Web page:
New Utrecht, Long Island
New Utrecht is a neighborhood located in the borough of Brooklyn, Long Island, New York. It stretches from the southern tip of Greenwood Cemetery down to Gravesend Bay. New Utrecht was one of the six original towns established by the Dutch in what is today Brooklyn, New York. The neighborhood has two distinctions of which most other US cities cannot brag. At first, the original flag pole on which the US flag was flown to celebrate the departure of Colonial British still abides today. Then, second is that a city Church has rung its bells to honor George Washington on his end and every subsequent US President in similar manner. These two meaningful acts show the commitment and patriotism of New Utrecht in exclusive manner.
In 1652, the area was first settled by a surveyor named Cornelius van Werckhoven which born in Utrecht. He as a member of the Dutch West India Company, hearing that the English were making claims on the Dutch possessions on Long Island, came to the New World to found several colonies. Cornelius purchased land from the Indians bearing a quantity of shirts, shoes, stockings, knives, scissors, and combs, erected a house and mill, and returned back to Holland to recruit settlers for his new colony. New Utrecht granted its charter in 1661 by Governor Peter Stuyvesant when the entire region was part of the Dutch colony of New Netherland. New Netherland later came under British rule in 1664 as the colony of New York. The neighborhood has always been considered a place of tranquil beauty and has been scrupulous in building its streets to the point of geometric discipline. It can indeed be used as a marker of urban development during the late 19th and the 20th centuries. New Utrecht finally became part of the City of New York on January 1, 1898.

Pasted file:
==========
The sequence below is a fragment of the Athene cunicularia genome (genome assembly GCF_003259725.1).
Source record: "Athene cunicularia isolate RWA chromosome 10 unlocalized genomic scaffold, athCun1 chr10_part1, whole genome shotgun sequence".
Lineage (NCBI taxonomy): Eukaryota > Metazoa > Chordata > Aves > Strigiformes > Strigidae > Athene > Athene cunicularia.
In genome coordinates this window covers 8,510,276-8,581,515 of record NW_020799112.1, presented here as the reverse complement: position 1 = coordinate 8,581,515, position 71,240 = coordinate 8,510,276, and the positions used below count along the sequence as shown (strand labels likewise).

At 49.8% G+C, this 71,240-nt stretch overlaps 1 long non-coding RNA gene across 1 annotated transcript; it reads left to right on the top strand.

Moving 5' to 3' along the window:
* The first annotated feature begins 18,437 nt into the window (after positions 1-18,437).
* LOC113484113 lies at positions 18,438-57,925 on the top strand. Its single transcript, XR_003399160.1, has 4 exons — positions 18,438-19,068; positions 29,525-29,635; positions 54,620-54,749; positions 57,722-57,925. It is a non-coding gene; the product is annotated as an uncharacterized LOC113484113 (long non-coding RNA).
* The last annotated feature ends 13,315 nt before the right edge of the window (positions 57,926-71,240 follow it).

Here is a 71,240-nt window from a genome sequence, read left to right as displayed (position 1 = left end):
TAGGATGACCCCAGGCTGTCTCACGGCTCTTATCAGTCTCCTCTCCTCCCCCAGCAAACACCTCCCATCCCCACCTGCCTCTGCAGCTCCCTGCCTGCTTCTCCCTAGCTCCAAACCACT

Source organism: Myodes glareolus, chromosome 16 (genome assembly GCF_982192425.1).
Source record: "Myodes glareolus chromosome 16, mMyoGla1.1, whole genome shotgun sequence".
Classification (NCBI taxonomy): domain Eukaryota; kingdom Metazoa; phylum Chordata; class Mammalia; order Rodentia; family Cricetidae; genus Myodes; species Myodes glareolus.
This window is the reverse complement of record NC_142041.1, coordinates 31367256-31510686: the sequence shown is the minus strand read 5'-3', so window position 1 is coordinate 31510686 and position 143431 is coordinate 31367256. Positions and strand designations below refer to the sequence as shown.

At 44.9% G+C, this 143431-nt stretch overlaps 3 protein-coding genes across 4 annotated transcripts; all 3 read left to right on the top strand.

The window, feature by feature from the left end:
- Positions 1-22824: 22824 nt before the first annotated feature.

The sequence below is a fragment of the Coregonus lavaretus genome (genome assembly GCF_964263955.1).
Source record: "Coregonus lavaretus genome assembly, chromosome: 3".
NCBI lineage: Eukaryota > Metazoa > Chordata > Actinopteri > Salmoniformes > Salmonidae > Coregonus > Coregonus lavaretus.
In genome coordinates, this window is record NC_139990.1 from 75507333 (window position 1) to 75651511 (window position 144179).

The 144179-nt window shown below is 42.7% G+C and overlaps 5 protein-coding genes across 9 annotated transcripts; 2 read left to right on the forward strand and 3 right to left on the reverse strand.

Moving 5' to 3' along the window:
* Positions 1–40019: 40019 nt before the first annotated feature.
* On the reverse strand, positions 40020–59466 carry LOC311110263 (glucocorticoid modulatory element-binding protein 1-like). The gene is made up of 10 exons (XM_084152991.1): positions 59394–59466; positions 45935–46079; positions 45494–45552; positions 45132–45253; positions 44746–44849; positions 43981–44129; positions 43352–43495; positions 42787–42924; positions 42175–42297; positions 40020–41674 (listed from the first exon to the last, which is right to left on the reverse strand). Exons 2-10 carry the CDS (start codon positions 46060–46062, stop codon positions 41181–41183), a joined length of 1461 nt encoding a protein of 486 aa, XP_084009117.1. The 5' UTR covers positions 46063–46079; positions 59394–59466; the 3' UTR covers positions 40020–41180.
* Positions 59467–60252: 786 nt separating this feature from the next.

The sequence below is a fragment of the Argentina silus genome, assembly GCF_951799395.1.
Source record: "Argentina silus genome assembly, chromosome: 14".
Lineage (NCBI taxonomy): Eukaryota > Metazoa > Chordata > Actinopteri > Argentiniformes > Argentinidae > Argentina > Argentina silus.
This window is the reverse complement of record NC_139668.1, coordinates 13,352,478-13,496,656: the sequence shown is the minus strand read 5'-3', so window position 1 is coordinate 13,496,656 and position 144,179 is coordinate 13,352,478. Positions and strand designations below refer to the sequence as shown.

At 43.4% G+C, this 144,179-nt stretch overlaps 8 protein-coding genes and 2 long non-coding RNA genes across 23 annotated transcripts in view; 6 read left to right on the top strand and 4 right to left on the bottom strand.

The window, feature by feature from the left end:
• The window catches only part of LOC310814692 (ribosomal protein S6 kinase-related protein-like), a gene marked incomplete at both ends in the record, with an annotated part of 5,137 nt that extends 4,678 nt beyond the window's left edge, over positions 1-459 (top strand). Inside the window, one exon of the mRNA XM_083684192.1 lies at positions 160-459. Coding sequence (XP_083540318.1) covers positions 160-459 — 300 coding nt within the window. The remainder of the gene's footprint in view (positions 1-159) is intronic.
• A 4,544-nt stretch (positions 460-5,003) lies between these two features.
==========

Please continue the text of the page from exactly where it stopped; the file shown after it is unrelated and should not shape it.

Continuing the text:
Many prominent Dutch families such as Benson, Cropsey, Nostrand, Van Pelt, Van Brunt, and DeSille called New Utrecht their home. The residents show admirable resolve in preserving the Nation's proud heritage. The New Utrecht Liberty Pole Association preserves an important part of local history in the form the Liberty Pole marks the spot over which the American flag first waved in the town. The pole is the sixth one erected in succession on the church grounds which is an imposing structure and can be seen from a long distance. The New Utrecht High School is a coeducational public high school that has a total of two thousand five hundred students and combines high academic standards with instruction in Cantonese and a rich extra-curricular agenda. In fact, about 90 percent of 2005 graduates here went on to higher education, about two-thirds enrolled at four-year colleges, including CUNY and SUNY schools, and private institutions as diverse as Cornell and Wyoming Technology. The New Utrecht Reformed Church is one of the tourist destinations in the area which is a fine example of the Gothic Revival style of architecture and is built from stones of the original structure constructed in 1677.